Are you doing ok? A mental illness trigger question.
“Are you doing ok?” “How are you doing?” “What’s going on?” – The questions I love to hate. I love the fact that my wife loves me enough to recognize that something is bothering me, just by looking at me, and wants to know what’s wrong. At the same time, answering these questions when your loved one has Borderline Personality Disorder can be like navigating a minefield. Case in point. I have been dealing with a lot of memories and emotions lately regarding my wife’s breakdown in 2011. I have good days and I have bad days, but I really try to keep these from effecting our current relationship that we are working on healing. So, I guess I stuff because I don’t want to trigger her with the shame a guilt associated with the pain that comes up at times. Many of us have been through negative experiences linked to our loved ones suffering from BPD or other similar mental illnesses. The tricky part is when asked a triggering question like “Are you ok?” or “What’s going on?”, what does one do?
I used to take the “honesty is the best policy” approach and just come out and say what was bothering me, sometimes I can be too direct (this can be bad), and this would just pour salt on open wounds and inevitably cause a heated argument… Not exactly what I was looking for, especially when I was obviously already hurting over the past (and now the present). This would also leave her questioning if her being in my life was causing me pain and if us moving forward was a good idea, this in turn would trigger more fears on my end and more arguing.
So I tried other methods. I would avoid the question by distracting, changing the subject or asking my own set of questions. This normally backfired because it would come full circle and we would be back to “honesty is the best policy” approach; (insert argument here). I tried the “nothing” approach, but this just came across as disingenuous and dishonest as my wife could clearly see that something was bothering me and I was fighting some sort of internal battle. So, either she would get her feelings hurt because she felt like I could not talk to her or it would upset her because she felt like I was lying.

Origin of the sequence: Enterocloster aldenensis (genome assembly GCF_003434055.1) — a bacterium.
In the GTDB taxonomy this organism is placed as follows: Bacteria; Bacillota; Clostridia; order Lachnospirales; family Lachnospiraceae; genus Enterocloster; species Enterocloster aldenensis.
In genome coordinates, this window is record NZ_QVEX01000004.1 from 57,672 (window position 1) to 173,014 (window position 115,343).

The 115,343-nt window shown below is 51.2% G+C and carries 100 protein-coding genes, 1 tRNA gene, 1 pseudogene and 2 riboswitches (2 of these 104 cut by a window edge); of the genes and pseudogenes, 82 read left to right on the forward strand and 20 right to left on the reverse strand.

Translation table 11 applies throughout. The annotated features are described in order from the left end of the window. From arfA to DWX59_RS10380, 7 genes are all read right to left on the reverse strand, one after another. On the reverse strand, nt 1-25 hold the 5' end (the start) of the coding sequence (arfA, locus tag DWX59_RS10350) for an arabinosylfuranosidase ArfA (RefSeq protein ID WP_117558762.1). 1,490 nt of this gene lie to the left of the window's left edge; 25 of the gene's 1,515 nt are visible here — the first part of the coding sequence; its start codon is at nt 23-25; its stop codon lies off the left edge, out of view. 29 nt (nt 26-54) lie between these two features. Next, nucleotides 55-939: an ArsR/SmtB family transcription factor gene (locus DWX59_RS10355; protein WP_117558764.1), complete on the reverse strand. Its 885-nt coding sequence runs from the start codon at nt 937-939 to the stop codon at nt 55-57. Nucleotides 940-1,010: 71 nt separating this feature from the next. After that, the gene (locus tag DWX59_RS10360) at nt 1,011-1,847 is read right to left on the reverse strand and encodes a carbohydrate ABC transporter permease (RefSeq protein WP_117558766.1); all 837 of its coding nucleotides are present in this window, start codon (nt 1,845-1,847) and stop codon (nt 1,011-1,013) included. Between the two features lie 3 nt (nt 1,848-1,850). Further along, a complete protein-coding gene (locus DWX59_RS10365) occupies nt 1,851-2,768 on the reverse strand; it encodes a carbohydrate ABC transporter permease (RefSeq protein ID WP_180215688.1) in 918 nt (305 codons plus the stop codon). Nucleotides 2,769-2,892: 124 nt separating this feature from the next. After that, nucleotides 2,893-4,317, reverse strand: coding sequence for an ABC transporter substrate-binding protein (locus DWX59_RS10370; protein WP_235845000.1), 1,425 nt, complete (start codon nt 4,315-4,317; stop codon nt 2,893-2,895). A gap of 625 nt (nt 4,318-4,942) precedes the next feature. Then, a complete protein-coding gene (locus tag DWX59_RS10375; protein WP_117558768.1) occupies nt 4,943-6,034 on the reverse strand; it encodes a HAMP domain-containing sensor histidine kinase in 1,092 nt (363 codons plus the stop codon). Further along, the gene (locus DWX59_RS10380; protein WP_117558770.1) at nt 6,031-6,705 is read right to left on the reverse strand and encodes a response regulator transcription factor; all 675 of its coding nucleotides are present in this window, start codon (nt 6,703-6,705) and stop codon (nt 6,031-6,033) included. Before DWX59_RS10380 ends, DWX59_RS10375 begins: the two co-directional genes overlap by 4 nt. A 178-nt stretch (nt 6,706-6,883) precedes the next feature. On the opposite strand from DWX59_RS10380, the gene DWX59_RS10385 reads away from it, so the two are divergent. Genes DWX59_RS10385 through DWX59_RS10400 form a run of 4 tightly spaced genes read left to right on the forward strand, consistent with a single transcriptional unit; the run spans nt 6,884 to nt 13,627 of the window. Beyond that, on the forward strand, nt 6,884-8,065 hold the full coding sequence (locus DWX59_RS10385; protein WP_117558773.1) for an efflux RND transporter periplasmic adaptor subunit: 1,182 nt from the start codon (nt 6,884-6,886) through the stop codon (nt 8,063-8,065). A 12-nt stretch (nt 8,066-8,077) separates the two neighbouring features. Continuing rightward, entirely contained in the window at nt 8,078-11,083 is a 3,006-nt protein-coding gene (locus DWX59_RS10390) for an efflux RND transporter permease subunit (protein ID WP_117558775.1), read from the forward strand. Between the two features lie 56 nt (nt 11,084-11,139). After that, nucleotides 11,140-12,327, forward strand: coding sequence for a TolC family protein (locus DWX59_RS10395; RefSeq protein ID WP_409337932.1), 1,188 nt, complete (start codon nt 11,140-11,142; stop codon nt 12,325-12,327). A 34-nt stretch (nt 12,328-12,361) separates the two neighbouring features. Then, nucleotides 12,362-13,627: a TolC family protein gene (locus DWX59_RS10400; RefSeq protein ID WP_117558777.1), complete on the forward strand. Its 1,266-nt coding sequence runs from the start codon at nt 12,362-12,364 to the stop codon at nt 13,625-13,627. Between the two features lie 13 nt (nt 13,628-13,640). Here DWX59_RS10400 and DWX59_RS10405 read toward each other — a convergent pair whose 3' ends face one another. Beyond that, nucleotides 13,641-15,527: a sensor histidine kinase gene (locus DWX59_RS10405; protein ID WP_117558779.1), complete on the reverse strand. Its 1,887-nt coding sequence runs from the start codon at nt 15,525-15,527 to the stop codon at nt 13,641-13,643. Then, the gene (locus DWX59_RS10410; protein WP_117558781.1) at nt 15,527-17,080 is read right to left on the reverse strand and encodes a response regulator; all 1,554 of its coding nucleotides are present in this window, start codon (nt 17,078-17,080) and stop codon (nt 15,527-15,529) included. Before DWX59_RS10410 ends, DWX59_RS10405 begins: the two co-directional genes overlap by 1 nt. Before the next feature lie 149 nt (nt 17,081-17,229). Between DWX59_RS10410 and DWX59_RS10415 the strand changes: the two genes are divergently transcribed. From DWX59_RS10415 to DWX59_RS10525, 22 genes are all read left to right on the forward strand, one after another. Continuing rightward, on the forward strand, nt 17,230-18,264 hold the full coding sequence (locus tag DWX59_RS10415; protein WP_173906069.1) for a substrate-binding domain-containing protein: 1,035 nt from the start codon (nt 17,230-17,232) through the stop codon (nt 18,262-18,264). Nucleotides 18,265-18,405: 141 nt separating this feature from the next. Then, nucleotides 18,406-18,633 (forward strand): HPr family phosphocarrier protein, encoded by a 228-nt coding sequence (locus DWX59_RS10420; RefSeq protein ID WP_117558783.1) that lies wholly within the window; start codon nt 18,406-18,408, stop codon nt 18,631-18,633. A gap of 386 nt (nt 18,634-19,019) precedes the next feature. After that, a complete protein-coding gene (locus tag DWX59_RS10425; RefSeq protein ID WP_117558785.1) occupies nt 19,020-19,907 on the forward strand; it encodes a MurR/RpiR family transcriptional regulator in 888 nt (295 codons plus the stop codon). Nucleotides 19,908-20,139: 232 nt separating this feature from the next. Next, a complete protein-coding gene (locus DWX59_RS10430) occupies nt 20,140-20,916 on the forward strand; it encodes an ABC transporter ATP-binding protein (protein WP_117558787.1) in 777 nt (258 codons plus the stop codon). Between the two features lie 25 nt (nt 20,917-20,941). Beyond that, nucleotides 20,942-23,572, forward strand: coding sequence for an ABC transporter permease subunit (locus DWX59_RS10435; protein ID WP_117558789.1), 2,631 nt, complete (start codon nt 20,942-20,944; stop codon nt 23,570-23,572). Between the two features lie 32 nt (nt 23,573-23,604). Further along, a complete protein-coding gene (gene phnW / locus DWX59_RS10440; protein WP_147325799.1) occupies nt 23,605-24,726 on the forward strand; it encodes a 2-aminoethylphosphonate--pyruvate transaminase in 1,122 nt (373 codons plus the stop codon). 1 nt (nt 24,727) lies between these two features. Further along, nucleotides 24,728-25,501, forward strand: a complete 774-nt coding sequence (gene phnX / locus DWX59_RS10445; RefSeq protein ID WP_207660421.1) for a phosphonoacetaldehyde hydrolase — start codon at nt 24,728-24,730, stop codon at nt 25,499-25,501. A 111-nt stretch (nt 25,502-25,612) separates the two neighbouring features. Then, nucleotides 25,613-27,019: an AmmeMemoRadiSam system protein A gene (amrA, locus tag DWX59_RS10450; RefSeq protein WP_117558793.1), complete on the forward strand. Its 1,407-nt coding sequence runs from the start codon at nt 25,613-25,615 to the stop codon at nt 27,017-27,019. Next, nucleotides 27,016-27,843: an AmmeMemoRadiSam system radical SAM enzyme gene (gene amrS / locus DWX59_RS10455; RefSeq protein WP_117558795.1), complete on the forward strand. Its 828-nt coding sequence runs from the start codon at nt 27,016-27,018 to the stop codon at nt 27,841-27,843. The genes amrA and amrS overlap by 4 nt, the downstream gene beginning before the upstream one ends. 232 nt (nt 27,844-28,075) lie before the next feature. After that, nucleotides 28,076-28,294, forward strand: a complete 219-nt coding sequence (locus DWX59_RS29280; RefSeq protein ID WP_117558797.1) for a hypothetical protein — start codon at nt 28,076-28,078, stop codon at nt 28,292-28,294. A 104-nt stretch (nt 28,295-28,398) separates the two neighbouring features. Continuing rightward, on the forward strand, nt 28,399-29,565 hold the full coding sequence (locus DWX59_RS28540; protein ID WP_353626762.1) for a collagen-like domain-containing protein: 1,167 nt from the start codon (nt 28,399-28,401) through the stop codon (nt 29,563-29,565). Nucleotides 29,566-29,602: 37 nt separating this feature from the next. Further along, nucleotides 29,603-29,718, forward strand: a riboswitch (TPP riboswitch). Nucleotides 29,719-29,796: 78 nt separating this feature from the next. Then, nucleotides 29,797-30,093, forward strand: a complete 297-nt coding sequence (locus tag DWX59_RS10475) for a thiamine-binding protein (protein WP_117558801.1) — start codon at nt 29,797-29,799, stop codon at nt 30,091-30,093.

I am currently trying a sort of mixed approach where when asked I will try to use some validation skills mixed in. I.E. I will say that I am wrestling with issues from a very hurtful time period; that she is currently not doing anything that is causing me pain, and that the pain and memories I am dealing with would be there regardless of her being in the picture or not, because that period in my life was extremely painful and removing a person does not remove that pain. I will then explain that the things she is currently working on and the progress she has made with our family and relationship have helped. I express that there is nothing new to report, no new pain point or memories, but just rehashing old stuff that comes rushing in from time to time; and that if she would like to discuss we can, but we need to do so carefully.
I have found that the current method seems to work the best, maybe as time goes on I will find a better method and update this blog post. But until then… Add validation, try to create a safe environment, and try to talk (not argue). I know these steps are not always easy, especially when you are the one hurting, but try, and then try again. Even if it is not associated to a major event, borderline personality disorder and other mental illnesses can cause a loved one to feel lots of shame and guilt if they know that they played any role in your pain. So try to tread lightly. Until next time, all the best!